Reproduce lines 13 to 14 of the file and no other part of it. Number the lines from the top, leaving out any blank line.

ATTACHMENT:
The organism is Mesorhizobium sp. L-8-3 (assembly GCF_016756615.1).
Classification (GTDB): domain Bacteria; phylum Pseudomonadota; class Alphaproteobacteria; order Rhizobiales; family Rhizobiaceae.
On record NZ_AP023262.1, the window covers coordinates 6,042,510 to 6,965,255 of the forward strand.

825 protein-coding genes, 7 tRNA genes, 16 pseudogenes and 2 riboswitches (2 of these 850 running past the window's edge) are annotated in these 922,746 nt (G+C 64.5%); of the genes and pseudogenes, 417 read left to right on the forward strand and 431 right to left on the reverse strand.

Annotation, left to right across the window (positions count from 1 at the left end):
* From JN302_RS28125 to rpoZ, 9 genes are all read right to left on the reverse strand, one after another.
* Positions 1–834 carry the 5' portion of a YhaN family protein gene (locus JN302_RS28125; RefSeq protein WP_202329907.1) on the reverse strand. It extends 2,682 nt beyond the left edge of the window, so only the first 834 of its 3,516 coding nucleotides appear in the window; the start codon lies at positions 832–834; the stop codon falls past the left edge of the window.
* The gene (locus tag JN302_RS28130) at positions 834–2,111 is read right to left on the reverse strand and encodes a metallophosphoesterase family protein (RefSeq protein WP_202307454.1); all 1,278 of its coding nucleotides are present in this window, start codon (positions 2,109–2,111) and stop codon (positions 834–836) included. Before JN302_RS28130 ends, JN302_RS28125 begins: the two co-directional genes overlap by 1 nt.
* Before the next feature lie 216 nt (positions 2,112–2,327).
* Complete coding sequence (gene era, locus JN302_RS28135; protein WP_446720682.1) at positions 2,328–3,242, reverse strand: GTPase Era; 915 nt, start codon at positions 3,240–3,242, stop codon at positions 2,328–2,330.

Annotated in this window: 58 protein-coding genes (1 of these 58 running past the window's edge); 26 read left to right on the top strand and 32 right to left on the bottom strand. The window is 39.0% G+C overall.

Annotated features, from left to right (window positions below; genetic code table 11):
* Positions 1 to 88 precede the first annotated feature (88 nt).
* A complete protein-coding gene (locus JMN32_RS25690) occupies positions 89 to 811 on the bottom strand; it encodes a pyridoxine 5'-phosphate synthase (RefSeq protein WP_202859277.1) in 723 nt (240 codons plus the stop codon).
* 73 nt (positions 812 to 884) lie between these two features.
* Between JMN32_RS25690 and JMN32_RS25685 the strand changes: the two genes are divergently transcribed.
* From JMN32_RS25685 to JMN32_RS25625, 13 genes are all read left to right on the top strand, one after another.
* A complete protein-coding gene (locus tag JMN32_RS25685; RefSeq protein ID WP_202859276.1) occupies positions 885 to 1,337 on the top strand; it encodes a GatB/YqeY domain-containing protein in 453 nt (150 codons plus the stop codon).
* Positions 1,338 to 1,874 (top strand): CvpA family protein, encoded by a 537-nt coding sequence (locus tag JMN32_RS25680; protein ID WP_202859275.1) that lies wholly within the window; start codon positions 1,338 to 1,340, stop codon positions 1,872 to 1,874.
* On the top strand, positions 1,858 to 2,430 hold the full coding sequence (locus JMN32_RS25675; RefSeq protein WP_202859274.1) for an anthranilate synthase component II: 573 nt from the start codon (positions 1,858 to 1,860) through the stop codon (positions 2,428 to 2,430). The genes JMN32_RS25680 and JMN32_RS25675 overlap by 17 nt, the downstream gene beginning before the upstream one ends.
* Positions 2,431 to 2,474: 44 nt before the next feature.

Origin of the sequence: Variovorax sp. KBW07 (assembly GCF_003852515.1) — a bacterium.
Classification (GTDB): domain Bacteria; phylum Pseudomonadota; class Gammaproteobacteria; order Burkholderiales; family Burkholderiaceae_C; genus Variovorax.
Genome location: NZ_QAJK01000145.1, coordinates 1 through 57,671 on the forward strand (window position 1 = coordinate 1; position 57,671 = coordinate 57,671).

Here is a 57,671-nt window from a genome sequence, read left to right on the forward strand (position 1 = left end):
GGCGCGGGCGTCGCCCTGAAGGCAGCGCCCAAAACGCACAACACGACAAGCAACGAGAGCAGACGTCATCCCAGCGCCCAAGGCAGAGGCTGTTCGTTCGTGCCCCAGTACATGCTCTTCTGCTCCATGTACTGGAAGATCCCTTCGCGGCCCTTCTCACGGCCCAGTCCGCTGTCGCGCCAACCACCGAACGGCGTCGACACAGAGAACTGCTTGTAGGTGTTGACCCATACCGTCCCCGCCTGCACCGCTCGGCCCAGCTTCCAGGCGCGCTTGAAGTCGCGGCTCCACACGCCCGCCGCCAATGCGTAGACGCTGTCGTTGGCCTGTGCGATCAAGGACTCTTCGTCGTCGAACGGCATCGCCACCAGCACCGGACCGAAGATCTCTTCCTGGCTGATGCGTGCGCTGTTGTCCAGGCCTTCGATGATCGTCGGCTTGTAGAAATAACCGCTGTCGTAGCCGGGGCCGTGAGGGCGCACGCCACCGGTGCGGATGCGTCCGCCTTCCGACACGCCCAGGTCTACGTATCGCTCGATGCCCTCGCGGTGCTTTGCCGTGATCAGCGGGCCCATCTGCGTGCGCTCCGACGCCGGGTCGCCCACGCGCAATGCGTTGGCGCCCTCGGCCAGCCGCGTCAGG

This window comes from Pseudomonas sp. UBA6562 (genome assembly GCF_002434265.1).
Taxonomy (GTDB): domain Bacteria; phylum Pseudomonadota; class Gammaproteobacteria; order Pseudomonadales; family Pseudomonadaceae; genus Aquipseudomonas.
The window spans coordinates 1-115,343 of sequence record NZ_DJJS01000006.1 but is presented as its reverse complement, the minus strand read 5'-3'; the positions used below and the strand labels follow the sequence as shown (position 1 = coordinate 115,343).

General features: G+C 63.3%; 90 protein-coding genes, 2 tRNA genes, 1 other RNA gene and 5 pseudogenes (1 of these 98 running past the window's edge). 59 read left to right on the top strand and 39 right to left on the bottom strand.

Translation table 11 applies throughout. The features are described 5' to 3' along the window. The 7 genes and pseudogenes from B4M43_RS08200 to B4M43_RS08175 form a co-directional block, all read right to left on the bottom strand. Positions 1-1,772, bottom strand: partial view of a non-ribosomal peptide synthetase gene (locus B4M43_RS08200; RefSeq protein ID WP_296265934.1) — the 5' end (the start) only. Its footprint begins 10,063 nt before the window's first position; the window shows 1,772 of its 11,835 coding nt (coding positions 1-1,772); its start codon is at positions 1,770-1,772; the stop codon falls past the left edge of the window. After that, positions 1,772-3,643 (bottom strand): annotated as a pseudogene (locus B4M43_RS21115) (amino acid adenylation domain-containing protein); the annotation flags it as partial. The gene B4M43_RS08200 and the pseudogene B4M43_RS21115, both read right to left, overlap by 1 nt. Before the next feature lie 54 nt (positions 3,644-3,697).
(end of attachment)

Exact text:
* Positions 1 to 88 precede the first annotated feature (88 nt).
* A complete protein-coding gene (locus JMN32_RS25690) occupies positions 89 to 811 on the bottom strand; it encodes a pyridoxine 5'-phosphate synthase (RefSeq protein WP_202859277.1) in 723 nt (240 codons plus the stop codon).